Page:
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Stormy Daniels’ lawyer says Russian oligarch wired $500,000 to Michael Cohen after hush payment

By Chris Sommerfeldt • May 9, 2018 at 2:00 PM

NEW YORK — A Russian oligarch sanctioned by the U.S. government deposited about $500,000 into the same bank account that longtime Donald Trump attorney Michael Cohen used to pay off porn star Stormy Daniels, her lawyer said Tuesday.

Viktor Vekselberg, a Kremlin-connected Russian billionaire who has reportedly been interviewed by special counsel Robert Mueller, wired the cash into a First Republic account registered to Cohen’s Essential Consulting company, according to a document released by Daniels’ attorney, Michael Avenatti.

The money was routed to Cohen between January and August 2017 in eight separate payments from Columbus Nova, a Manhattan-based investment company owned by Vekselberg’s American cousin, Andrew Intrater, Avenatti said. Vekselberg’s first payment was issued “approximately 75 days” after Cohen’s $130,000 hush payment to Daniels, according to Avenatti.

Daniels, 39, says she accepted the pre-election payoff in exchange for promising to never speak publicly about having sex with Trump in 2006.

Avenatti raised the suggestion that Vekselberg’s money “may have reimbursed” Cohen’s payment to Daniels.

“Mr. Trump and Mr. Cohen have a lot of explaining to do,” Avenatti tweeted.

Stephen Ryan, an attorney for Cohen, did not return repeated requests for comment.

Richard Owens, an attorney for Columbus Nova, pushed back against Avenatti’s suggestion that Vekselberg was involved, saying the wire transfers were issued after the company hired Cohen as a “business consultant” for potential real estate ventures.

“The claim that Viktor Vekselberg was involved or provided any funding for Columbus Nova’s engagement of Michael Cohen is patently untrue,” Owens told The New York Daily News. “Neither Viktor Vekselberg nor anyone else other than Columbus Nova’s owners, were involved in the decision to hire Cohen or provided funding for his engagement.”

Avenatti’s seven-page document, dubbed “Project Sunlight,” nonetheless puts a new twist on the Daniels scandal and raises questions about whether the Russian government played a part in it.

Vekselberg, who has an estimated worth of $13 billion, is close with President Vladimir Putin and was among a number of oligarchs sanctioned by the U.S. Treasury Department last month as part of its campaign to punish the Kremlin for interfering in the 2016 election.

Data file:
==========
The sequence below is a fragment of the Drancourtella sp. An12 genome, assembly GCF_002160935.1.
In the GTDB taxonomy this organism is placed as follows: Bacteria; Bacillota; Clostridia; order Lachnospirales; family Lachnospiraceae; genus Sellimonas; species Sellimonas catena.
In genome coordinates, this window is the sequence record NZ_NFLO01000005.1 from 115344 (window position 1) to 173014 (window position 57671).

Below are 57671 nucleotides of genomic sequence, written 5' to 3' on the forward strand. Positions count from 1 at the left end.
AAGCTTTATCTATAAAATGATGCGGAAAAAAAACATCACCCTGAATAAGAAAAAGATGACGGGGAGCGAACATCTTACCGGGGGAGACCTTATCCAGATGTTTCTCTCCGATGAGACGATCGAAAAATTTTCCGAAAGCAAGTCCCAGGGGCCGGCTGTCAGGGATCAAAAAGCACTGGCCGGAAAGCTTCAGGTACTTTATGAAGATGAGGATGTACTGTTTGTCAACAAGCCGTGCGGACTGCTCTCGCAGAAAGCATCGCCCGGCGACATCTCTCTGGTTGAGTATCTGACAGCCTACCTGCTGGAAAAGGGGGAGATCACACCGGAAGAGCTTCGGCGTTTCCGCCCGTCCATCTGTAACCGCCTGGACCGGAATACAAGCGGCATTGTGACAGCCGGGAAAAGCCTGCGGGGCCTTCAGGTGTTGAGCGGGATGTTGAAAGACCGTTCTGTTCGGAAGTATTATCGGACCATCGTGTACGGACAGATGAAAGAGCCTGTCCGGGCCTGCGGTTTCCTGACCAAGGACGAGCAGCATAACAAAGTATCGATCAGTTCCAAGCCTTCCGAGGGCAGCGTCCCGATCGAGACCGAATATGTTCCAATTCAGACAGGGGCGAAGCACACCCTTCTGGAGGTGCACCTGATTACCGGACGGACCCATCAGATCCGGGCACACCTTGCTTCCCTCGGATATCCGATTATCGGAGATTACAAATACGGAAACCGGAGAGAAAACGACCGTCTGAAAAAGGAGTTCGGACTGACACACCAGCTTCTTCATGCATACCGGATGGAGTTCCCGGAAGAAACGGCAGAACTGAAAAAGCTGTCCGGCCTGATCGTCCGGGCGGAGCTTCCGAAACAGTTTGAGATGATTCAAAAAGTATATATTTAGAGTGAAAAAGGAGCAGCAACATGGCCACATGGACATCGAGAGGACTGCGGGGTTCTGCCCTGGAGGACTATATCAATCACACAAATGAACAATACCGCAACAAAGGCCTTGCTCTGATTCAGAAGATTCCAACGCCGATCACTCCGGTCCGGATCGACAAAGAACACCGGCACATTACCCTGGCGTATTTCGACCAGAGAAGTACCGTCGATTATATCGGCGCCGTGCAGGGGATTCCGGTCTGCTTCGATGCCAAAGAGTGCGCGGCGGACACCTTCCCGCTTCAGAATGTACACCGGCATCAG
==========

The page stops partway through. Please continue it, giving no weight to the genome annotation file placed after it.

Vekselberg, 61, was stopped by Mueller’s investigators after he stepped off a private plane at a New York-area airport earlier this year, CNN reported. The investigators questioned Vekselberg about the Columbus Nova payments to Cohen and screened his electronic devices, sources familiar with the matter said.

Prosecutors are likely very interested in the wire transfers, whether or not they relate directly to the Daniels payment, Avenatti said.

In addition to Columbus Nova, Avenatti’s document says AT&T paid Cohen $200,000 while it had an antitrust case pending before the Justice Department, prompting concerns about pay-to-play politics.

The telecom giant quickly pushed back against such concerns, saying the payments related to consulting work.

“Essential Consulting was one of several firms we engaged in early 2017 to provide insights into understanding the new administration,” the company said in a statement. “They did no legal or lobbying work for us.”

AT&T isn’t the only company with business before the Trump administration that contracted Cohen, according to Avenatti’s investigation.

Between President Trump’s election and this January, Avenatti says at least $4.4 million flowed into Essential Consulting’s coffers from a number of entities lobbying the federal government for various reasons, including pharmaceutical giant Novartis and aircraft manufacturer Korea Aerospace Industries.

Avenatti also raised a red flag about Columbus Nova’s blatant connection to the Russian government in having Vekselberg as it biggest client.

“Mr. Cohen inexplicably accepted these payments while he was the personal attorney to the president,” Avenatti said, noting that the investment business issued the payments at the same time as “significant questions” were being raised about Russia’s meddling in the 2016 election and possible ties to Trump’s campaign.

Mueller, who is probing possible collusion between the Trump campaign and the Kremlin, is looking into whether Russian operatives tried to influence the election by making illegal campaign contributions via American straw donors.

Mueller also made a referral to prosecutors in New York last month that resulted in FBI raids at Cohen’s Manhattan hotel room, office and apartment. Prosecutors are investigating Cohen over possible wire and bank fraud, in addition to potential campaign finance violations over the Daniels payment, according to court records.

Trump has vehemently denied having sex with Daniels, but admitted for the first time last week that he reimbursed Cohen for the hush payment.


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